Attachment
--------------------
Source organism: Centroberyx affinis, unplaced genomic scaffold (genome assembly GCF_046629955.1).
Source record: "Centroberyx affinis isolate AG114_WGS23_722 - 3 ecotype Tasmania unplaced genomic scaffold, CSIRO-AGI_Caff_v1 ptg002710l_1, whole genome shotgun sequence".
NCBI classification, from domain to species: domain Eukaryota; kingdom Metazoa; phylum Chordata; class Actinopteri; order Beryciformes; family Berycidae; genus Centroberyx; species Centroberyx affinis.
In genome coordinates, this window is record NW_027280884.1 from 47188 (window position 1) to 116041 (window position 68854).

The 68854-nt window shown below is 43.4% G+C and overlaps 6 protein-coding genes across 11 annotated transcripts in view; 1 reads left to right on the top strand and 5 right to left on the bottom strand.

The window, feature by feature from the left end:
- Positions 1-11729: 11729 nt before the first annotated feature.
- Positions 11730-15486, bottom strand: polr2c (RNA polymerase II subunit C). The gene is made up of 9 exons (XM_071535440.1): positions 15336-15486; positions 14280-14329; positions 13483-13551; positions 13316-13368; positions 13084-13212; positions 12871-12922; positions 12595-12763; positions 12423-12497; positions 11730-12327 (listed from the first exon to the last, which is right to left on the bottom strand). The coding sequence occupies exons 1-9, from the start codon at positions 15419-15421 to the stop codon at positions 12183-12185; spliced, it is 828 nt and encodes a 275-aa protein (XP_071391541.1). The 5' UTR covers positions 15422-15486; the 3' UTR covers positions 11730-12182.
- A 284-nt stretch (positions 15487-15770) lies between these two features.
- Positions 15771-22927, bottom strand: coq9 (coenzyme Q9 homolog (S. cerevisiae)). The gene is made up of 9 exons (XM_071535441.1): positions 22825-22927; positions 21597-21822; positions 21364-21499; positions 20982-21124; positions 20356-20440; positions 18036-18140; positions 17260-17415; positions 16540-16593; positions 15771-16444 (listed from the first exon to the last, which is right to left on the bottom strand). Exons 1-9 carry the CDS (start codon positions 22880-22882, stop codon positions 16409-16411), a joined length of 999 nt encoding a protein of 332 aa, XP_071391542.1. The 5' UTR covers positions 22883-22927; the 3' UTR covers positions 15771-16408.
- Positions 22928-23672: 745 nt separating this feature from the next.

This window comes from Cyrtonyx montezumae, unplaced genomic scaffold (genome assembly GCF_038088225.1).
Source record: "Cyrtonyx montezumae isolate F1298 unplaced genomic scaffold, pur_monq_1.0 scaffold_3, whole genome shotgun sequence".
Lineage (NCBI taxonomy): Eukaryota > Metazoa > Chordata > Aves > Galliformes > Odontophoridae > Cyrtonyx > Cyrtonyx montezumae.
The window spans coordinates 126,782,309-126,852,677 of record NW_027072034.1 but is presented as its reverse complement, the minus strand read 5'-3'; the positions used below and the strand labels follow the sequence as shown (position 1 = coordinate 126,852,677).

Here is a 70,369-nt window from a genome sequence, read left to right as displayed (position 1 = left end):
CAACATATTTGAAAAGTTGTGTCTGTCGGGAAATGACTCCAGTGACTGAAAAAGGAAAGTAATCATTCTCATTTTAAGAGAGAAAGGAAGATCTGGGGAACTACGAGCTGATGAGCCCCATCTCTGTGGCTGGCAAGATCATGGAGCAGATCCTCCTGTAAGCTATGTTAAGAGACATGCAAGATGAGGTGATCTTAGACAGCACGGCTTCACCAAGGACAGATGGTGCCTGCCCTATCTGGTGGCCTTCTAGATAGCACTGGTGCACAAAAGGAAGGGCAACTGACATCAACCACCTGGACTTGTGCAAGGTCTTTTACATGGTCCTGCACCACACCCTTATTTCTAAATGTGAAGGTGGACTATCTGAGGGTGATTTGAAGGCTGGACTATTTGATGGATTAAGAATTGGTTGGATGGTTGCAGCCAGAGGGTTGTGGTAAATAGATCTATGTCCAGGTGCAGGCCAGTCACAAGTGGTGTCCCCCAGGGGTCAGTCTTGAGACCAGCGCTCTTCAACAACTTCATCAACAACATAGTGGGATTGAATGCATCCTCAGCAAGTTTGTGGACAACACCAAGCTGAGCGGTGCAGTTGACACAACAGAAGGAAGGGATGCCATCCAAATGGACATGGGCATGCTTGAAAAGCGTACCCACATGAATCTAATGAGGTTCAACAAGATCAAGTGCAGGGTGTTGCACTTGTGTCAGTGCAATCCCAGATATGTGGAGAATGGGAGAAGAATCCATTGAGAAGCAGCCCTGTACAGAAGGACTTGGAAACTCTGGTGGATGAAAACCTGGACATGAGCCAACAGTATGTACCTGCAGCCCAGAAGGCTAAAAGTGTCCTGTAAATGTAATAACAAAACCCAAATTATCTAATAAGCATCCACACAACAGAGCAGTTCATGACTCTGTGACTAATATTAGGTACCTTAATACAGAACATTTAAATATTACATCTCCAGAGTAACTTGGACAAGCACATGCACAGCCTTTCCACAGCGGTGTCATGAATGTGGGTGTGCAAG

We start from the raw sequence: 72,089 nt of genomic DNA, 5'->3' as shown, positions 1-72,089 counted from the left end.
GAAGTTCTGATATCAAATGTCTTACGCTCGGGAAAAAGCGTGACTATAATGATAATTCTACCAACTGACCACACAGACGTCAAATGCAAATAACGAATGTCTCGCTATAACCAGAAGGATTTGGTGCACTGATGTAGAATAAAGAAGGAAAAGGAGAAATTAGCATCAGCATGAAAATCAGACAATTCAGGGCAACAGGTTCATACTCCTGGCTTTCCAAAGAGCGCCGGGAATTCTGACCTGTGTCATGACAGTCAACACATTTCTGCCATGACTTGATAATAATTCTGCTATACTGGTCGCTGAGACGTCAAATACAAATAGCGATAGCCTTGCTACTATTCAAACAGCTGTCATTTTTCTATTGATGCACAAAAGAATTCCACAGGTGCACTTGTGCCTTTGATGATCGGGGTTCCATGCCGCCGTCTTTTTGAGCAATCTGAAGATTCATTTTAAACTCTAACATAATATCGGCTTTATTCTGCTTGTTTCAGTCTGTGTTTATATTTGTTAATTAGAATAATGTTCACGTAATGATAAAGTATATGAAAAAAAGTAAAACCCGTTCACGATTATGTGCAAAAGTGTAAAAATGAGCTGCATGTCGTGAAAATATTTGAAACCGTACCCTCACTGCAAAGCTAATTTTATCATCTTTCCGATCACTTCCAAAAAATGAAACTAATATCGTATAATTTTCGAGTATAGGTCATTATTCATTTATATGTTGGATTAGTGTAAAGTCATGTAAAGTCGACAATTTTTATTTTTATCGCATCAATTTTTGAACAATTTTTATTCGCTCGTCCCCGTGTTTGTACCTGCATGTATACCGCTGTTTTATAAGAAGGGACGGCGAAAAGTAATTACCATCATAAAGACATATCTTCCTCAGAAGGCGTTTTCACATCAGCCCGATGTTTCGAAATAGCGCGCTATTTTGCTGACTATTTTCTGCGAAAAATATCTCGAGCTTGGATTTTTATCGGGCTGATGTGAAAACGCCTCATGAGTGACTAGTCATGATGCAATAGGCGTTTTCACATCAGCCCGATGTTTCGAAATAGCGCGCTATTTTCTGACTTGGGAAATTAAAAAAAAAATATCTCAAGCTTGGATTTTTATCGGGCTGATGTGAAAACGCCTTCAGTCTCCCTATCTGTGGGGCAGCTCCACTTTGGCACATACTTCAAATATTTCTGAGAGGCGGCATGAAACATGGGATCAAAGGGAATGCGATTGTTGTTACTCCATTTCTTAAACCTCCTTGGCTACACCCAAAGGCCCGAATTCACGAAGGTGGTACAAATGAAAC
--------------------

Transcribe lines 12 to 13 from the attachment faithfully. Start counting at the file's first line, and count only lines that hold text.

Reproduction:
This window comes from Cyrtonyx montezumae, unplaced genomic scaffold (genome assembly GCF_038088225.1).
Source record: "Cyrtonyx montezumae isolate F1298 unplaced genomic scaffold, pur_monq_1.0 scaffold_3, whole genome shotgun sequence".